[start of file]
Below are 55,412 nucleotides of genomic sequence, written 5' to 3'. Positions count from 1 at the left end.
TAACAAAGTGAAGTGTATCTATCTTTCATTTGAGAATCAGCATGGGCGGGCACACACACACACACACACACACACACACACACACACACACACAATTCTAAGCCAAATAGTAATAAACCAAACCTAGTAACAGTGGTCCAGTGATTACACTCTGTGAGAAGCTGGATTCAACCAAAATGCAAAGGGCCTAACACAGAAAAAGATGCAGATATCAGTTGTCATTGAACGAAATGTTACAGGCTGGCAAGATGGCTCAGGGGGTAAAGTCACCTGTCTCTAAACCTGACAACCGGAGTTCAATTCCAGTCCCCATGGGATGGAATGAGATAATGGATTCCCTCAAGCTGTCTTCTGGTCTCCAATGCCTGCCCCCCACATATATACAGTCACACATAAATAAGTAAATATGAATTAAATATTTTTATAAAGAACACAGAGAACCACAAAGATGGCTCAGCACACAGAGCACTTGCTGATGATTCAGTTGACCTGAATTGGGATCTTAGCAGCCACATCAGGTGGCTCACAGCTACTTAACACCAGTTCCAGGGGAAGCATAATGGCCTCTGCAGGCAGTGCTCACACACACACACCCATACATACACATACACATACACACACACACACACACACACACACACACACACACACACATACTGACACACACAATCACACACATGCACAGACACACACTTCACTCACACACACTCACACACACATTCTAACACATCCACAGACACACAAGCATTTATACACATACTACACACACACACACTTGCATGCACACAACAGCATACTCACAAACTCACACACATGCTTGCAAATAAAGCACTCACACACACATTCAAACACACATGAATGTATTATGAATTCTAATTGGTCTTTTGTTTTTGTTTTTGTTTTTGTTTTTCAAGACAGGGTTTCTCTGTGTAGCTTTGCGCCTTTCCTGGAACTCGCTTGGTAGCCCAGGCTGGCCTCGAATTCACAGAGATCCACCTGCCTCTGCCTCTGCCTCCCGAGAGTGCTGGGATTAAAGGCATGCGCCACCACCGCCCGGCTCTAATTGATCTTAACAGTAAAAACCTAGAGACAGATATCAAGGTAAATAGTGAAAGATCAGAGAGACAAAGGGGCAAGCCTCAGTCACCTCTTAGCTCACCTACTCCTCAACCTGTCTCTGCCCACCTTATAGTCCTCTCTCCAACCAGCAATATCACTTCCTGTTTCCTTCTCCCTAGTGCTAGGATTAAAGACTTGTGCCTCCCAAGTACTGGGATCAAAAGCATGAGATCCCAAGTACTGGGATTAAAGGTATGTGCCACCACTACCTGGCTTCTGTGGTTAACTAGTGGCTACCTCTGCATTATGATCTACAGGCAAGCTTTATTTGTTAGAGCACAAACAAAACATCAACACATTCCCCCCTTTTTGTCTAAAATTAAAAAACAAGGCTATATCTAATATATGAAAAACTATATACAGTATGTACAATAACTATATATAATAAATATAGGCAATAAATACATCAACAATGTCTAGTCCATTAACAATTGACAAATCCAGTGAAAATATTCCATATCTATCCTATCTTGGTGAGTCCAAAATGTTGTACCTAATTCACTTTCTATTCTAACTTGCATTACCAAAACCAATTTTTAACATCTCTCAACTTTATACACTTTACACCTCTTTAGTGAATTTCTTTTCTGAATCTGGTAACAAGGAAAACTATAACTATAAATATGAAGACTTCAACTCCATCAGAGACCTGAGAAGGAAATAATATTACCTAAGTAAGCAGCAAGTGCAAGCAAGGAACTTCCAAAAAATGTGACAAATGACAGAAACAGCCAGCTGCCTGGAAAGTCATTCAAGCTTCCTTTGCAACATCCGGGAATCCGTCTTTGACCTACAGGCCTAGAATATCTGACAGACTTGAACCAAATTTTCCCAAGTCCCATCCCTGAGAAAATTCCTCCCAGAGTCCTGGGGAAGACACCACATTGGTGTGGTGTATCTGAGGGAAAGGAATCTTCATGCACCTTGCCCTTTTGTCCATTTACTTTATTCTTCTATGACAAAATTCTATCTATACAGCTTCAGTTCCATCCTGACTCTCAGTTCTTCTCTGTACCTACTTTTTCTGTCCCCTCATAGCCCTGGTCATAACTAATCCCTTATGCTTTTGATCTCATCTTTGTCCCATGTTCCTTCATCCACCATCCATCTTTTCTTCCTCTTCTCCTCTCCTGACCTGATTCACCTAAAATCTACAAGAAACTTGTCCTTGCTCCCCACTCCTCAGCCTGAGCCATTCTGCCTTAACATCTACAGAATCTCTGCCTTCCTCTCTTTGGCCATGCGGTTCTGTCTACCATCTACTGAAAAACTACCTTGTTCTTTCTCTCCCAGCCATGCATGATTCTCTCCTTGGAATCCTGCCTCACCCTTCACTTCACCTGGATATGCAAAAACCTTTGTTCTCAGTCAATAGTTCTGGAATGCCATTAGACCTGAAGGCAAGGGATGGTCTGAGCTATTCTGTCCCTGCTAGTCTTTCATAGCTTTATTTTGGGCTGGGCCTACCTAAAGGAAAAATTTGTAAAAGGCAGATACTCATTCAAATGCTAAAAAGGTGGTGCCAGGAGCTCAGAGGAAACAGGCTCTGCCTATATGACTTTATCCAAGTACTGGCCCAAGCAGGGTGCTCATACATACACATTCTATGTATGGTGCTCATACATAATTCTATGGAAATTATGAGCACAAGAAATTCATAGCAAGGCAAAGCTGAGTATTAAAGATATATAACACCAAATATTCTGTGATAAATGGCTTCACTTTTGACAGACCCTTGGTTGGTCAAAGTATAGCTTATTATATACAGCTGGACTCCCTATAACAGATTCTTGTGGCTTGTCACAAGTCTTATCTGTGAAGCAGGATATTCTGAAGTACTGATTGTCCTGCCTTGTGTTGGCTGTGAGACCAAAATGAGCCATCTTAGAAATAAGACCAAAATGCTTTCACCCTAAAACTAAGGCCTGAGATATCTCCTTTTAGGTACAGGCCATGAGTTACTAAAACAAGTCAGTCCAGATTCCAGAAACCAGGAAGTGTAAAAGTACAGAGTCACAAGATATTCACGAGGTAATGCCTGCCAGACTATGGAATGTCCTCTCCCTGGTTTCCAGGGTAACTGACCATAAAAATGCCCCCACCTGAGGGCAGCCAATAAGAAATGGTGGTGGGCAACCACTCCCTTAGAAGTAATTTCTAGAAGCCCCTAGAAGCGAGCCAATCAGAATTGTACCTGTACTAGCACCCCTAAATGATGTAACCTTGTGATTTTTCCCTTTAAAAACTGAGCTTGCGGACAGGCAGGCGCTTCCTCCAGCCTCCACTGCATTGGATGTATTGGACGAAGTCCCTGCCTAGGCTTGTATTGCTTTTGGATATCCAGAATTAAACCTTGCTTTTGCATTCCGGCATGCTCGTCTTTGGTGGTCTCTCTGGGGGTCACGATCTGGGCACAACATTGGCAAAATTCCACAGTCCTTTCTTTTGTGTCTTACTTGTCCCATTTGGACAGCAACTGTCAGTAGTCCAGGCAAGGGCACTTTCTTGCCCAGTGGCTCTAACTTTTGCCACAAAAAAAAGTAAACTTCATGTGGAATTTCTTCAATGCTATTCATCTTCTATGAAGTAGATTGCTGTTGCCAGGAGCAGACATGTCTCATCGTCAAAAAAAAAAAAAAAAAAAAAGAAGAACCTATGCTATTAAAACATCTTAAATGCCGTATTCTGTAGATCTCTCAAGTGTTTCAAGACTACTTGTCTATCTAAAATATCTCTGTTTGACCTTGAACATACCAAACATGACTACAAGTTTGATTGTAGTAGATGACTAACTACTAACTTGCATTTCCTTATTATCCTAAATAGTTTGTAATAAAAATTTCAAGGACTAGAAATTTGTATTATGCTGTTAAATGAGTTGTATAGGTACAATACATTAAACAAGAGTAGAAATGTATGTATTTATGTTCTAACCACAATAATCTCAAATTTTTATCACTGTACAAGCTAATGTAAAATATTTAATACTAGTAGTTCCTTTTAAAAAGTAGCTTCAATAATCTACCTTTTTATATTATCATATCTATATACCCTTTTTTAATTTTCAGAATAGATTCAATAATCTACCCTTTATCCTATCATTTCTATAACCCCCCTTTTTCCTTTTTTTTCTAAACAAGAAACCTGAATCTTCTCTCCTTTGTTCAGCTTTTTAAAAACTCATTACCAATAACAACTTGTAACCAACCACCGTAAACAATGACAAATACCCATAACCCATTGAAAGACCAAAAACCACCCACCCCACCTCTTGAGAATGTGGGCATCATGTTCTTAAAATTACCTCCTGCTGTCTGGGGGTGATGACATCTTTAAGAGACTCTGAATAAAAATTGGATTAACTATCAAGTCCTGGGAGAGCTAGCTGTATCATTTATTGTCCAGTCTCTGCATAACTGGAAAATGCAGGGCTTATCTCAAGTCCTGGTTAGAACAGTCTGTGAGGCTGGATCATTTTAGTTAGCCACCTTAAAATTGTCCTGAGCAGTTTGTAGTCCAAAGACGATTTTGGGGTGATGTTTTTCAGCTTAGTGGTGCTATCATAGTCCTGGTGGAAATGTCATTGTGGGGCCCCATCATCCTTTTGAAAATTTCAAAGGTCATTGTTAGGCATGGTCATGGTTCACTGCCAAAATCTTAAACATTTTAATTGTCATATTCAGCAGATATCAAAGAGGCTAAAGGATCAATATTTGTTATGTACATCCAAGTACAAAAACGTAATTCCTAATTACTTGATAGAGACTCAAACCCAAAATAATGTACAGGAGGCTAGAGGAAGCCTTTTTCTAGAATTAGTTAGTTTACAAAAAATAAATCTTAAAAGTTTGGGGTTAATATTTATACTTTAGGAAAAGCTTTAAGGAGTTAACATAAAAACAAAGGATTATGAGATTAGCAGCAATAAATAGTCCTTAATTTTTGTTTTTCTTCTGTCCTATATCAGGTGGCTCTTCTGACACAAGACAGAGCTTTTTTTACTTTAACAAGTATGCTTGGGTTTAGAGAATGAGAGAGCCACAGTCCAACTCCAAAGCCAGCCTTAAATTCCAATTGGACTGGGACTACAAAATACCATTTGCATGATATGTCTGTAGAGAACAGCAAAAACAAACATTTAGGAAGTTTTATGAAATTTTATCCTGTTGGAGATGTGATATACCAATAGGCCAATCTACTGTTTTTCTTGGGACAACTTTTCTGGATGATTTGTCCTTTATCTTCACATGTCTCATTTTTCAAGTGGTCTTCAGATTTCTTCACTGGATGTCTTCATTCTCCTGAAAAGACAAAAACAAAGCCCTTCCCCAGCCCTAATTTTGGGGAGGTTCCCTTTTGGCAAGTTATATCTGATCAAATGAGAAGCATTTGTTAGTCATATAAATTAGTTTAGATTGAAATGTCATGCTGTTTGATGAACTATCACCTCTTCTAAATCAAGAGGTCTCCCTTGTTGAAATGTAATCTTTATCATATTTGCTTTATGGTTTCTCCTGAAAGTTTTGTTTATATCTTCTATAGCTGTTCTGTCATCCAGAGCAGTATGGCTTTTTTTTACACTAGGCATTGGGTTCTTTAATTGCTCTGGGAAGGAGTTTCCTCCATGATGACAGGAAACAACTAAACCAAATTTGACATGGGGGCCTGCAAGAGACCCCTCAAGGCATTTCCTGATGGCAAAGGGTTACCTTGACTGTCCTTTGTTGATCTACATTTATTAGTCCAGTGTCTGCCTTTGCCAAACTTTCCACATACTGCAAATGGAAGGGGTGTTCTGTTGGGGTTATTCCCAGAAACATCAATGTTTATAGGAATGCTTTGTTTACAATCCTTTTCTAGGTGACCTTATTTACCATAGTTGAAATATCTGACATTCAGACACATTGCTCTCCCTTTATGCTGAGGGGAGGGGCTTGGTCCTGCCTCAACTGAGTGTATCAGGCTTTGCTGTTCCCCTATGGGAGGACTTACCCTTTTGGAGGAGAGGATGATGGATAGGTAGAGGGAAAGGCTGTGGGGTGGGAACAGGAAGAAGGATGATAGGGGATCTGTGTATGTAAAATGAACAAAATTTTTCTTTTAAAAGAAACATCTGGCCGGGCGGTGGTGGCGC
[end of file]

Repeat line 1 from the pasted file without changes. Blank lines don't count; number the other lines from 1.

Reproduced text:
Below are 55,412 nucleotides of genomic sequence, written 5' to 3'. Positions count from 1 at the left end.